You are not currently logged in.
Access your personal account or get JSTOR access through your library or other institution:
If You Use a Screen ReaderThis content is available through Read Online (Free) program, which relies on page scans. Since scans are not currently available to screen readers, please contact JSTOR User Support for access. We'll provide a PDF copy for your screen reader.
Study of Self-Reported Hypersensitivity to Electromagnetic Fields in California
Patrick Levallois, Raymond Neutra, Geraldine Lee and Lilia Hristova
Environmental Health Perspectives
Vol. 110, Supplement 4 (Aug., 2002), pp. 619-623
Published by: The National Institute of Environmental Health Sciences
Stable URL: http://www.jstor.org/stable/3455261
Page Count: 5
Since scans are not currently available to screen readers, please contact JSTOR User Support for access. We'll provide a PDF copy for your screen reader.
Preview not available
Cases of alleged hypersensitivity to electromagnetic fields (EMFs) have been reported for more than 20 years, and some authors have suggested some connection with the "multiple chemical sensitivity" illness. We report the results of a telephone survey among a sample of 2,072 Californians. Being "allergic or very sensitive" to being near electrical devices was reported by 68 subjects, resulting in an adjusted prevalence of 3.2% (95% confidence interval = 2.8, 3.7). Twenty-seven subjects (1.3%) reported sensitivity to electrical devices but no sensitivity to chemicals. Characteristics of the people reporting hypersensitivity to EMFs were generally different from those of people reporting being allergic to everyday chemicals. Alleging environmental illness or multiple chemical sensitivity diagnosed by a doctor was the strongest predictor of reporting being hypersensitive to EMFs in this population. Other predictive factors apart from self-reporting chemical sensitivity were race/ethnicity other than White, Black, or Hispanic; having low income; and being unable to work. The perception of risk of exposure to EMFs through the use of hair dryers (vs. exposure to power and distribution lines) was the factor the most associated with self-reporting about hypersensitivity to EMFs. However, risk perception was not sufficient to explain the characteristics of people reporting this disorder.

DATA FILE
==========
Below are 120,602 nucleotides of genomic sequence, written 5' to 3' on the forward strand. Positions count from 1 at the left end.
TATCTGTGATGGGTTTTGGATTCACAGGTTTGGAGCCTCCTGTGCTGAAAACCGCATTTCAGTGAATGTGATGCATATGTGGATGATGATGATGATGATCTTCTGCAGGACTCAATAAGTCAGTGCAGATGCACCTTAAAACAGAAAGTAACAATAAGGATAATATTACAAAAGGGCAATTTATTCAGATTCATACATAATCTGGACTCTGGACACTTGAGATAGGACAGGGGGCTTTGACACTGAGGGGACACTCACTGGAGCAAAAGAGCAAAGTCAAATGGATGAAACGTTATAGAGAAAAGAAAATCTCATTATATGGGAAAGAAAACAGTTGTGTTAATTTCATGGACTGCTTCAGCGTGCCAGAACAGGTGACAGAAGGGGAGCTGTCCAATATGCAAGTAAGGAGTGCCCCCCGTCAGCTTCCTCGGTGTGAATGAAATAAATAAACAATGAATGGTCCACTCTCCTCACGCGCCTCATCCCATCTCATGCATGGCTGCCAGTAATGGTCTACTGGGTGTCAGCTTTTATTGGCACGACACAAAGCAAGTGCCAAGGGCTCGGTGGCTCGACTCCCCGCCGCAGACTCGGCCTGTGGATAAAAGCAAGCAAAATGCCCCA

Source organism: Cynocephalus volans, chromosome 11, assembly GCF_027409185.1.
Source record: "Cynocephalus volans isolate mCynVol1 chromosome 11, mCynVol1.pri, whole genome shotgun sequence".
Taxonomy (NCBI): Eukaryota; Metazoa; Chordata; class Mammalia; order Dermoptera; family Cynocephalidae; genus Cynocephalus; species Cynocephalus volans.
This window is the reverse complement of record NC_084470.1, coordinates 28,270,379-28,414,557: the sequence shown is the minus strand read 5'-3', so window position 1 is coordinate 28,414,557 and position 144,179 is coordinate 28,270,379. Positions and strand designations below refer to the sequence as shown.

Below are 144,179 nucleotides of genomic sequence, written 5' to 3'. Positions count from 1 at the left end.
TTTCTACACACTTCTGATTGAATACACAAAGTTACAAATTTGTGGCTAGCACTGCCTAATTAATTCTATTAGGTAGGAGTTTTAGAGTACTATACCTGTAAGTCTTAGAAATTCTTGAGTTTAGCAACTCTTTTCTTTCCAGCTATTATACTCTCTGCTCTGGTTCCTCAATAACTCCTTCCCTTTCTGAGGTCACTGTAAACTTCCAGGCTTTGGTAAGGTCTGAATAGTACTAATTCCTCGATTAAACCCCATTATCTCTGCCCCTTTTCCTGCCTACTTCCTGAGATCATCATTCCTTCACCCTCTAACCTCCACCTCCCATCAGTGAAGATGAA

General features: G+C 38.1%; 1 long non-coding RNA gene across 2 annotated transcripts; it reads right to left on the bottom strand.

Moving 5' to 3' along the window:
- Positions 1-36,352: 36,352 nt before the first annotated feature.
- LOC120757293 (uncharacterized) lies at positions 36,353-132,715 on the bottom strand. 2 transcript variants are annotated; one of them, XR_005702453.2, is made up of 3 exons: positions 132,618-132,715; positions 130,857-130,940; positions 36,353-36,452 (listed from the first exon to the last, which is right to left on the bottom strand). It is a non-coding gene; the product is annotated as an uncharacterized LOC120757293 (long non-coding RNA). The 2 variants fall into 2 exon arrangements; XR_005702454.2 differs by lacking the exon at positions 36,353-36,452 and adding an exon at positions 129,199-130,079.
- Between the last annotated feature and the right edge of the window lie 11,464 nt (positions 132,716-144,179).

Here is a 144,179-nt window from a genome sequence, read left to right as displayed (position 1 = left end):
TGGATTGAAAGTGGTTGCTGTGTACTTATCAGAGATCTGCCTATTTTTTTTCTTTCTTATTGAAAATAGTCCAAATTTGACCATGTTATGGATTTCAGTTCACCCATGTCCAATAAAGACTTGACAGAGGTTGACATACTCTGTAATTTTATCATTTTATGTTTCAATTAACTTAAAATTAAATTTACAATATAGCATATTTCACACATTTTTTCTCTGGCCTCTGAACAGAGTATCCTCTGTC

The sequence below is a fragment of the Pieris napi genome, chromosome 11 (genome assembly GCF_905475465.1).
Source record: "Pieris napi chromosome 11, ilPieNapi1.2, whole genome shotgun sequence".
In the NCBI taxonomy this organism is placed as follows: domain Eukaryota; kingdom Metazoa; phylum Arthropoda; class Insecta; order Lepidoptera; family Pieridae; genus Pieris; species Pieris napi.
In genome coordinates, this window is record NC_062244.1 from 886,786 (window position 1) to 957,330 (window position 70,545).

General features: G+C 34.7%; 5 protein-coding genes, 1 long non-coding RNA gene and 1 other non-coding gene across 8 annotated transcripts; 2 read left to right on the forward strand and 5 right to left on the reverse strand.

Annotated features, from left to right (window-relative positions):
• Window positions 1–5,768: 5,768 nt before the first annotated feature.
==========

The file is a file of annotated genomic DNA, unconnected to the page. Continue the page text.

Environmental Health Perspectives © 2002 The National Institute of Environmental Health Sciences